Risk Management Practices by South African Universities: An Annual Report Disclosure Analysis
Lise Botha and
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Inga Sityata: Department of Internal Auditing & Financial Information Systems, Faculty of Business & Management Sciences, Cape Peninsula University of Technology, Cape Town 7441, South Africa
Lise Botha: Department of Internal Auditing & Financial Information Systems, Faculty of Business & Management Sciences, Cape Peninsula University of Technology, Cape Town 7441, South Africa
Job Dubihlela: Department of Internal Auditing & Financial Information Systems, Faculty of Business & Management Sciences, Cape Peninsula University of Technology, Cape Town 7441, South Africa
JRFM, 2021, vol. 14, issue 5, 1-22
This paper assesses risk management practices at South African universities by analyzing the extent of risk management disclosure recommended by King IV and the level of risk governance maturity. This study was motivated by #Feesmustfall disruptions, which pointed to the lack of effective risk management, preparedness for volatility and increased scrutiny by stakeholders. A qualitative content analysis using a risk disclosure checklist was conducted on 18 annual reports and analyzed using an exploratory research design. The results revealed that over 80% of the sampled South African universities have disclosed most of their risk management practices, showing an improved disclosure due to King IV’s “apply and explain” philosophy as introduced in 2016. However, there were areas of improvement identified, such as: defining and approval of risk appetites and tolerance; development and implementation of business continuity plans; confirming the unpreparedness for volatility; annual revision of policies; and integration of risk management into the culture and daily activities of the university. This paper builds upon previous studies that highlighted a lack of detailed disclosures in South African organizations’ annual reports. This study also provides interesting insights into the impact of social events on organizational practices and supports the notion that legislative accounting practices should echo stakeholders and societal expectations.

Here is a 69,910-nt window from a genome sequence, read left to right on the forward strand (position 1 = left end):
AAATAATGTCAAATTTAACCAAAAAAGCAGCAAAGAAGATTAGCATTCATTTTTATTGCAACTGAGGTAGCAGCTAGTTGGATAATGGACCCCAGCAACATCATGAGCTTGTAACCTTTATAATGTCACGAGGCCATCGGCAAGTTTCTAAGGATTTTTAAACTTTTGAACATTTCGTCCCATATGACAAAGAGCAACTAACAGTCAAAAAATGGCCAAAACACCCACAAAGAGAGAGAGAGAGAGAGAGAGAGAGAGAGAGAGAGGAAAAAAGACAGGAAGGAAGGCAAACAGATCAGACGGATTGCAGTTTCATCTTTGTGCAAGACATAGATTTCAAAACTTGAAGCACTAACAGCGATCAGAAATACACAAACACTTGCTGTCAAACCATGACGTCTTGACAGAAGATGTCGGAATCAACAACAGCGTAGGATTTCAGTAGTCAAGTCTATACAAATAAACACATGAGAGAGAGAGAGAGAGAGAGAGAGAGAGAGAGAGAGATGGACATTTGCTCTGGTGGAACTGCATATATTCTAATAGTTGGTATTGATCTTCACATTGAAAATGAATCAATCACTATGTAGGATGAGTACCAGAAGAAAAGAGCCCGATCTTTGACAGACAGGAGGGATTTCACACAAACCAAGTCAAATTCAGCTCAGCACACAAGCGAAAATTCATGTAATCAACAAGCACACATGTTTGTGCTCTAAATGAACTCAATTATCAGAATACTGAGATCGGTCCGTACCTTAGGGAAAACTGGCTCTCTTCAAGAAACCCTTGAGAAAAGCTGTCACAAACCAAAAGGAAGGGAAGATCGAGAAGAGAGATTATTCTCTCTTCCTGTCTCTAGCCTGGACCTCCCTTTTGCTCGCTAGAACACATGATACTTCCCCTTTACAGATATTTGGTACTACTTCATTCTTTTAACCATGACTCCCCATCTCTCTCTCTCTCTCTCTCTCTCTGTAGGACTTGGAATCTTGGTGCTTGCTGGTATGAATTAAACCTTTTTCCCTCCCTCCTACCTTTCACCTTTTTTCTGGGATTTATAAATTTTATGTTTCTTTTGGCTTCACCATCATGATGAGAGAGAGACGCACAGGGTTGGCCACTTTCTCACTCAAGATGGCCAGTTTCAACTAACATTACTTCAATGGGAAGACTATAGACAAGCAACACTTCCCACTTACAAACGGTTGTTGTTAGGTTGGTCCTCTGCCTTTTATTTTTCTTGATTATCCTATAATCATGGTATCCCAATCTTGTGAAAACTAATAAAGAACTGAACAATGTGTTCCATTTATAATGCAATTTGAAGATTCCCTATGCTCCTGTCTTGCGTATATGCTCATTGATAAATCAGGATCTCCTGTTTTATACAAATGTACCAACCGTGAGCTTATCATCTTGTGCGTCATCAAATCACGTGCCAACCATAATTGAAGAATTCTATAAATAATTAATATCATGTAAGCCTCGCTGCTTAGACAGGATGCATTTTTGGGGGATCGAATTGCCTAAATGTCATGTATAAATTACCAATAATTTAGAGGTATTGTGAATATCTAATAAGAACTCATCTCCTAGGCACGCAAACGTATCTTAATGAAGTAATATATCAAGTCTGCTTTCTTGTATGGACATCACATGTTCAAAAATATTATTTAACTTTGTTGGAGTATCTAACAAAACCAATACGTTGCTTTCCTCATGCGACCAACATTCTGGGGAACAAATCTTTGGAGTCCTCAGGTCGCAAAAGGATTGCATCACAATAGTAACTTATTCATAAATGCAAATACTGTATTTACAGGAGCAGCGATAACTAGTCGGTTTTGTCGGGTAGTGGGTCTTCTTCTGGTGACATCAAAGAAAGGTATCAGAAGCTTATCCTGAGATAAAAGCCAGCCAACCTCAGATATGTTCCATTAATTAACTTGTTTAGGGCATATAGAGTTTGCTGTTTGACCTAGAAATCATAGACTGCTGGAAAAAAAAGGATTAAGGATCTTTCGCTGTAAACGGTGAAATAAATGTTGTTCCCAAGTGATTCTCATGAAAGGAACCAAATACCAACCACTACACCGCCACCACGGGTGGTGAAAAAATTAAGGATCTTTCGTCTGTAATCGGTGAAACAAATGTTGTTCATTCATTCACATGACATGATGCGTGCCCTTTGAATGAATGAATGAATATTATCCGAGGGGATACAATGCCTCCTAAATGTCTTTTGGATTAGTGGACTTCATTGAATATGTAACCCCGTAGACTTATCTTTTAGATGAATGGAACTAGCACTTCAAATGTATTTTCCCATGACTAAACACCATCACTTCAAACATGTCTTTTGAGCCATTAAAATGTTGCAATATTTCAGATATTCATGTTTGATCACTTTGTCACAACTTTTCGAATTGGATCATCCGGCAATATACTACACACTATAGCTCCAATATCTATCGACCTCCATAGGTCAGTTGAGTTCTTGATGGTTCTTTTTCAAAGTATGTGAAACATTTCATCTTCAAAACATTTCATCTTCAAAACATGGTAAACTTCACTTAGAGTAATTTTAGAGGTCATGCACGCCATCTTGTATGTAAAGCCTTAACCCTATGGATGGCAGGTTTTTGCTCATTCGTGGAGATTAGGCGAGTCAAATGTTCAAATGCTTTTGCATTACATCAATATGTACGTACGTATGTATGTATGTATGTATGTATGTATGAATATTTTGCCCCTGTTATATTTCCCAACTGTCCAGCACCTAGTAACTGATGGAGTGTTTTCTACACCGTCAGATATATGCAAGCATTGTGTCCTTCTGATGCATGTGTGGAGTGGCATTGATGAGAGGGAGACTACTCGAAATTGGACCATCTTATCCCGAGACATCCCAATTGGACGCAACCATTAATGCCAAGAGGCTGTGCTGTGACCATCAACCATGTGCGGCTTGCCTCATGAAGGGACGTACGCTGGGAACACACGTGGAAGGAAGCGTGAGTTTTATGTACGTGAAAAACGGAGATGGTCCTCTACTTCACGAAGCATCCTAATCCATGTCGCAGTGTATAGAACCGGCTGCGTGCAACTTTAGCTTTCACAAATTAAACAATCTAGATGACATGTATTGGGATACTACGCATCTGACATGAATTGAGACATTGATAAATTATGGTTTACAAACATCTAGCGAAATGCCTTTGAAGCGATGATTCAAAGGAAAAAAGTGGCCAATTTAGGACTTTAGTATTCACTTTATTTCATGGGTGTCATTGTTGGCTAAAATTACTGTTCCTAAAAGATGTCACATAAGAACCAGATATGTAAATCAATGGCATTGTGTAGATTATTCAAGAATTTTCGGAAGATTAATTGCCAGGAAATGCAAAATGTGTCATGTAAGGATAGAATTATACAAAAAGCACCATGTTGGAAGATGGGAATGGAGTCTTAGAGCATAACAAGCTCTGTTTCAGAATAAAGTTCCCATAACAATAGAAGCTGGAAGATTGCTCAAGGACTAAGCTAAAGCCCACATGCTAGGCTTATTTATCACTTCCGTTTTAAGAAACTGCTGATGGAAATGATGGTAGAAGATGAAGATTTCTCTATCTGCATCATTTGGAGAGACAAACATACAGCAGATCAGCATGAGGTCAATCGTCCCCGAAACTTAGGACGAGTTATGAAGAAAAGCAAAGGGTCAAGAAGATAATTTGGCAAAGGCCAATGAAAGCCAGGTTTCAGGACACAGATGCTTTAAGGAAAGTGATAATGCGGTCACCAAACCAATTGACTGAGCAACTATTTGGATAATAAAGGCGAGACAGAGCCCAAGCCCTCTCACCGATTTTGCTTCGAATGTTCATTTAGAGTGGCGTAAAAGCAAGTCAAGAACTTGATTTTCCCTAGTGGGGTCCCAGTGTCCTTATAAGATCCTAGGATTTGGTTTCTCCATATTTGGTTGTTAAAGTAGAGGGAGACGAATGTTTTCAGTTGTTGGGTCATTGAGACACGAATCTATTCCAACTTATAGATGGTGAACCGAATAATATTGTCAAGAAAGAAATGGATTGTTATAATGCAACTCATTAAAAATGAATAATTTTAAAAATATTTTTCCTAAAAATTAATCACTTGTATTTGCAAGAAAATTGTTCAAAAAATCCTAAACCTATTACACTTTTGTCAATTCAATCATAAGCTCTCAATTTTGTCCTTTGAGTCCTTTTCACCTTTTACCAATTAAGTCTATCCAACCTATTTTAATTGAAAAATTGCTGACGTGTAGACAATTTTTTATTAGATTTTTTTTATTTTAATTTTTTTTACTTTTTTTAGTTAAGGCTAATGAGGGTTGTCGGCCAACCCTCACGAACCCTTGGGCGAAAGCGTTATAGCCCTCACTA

Keywords: disclosure; risk management; risk governance maturity; King IV; higher education institutes (HEI) (search for similar items in EconPapers)
JEL-codes: C E F2 F3 G (search for similar items in EconPapers)
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Persistent link: https://EconPapers.repec.org/RePEc:gam:jjrfmx:v:14:y:2021:i:5:p:195-:d:543784
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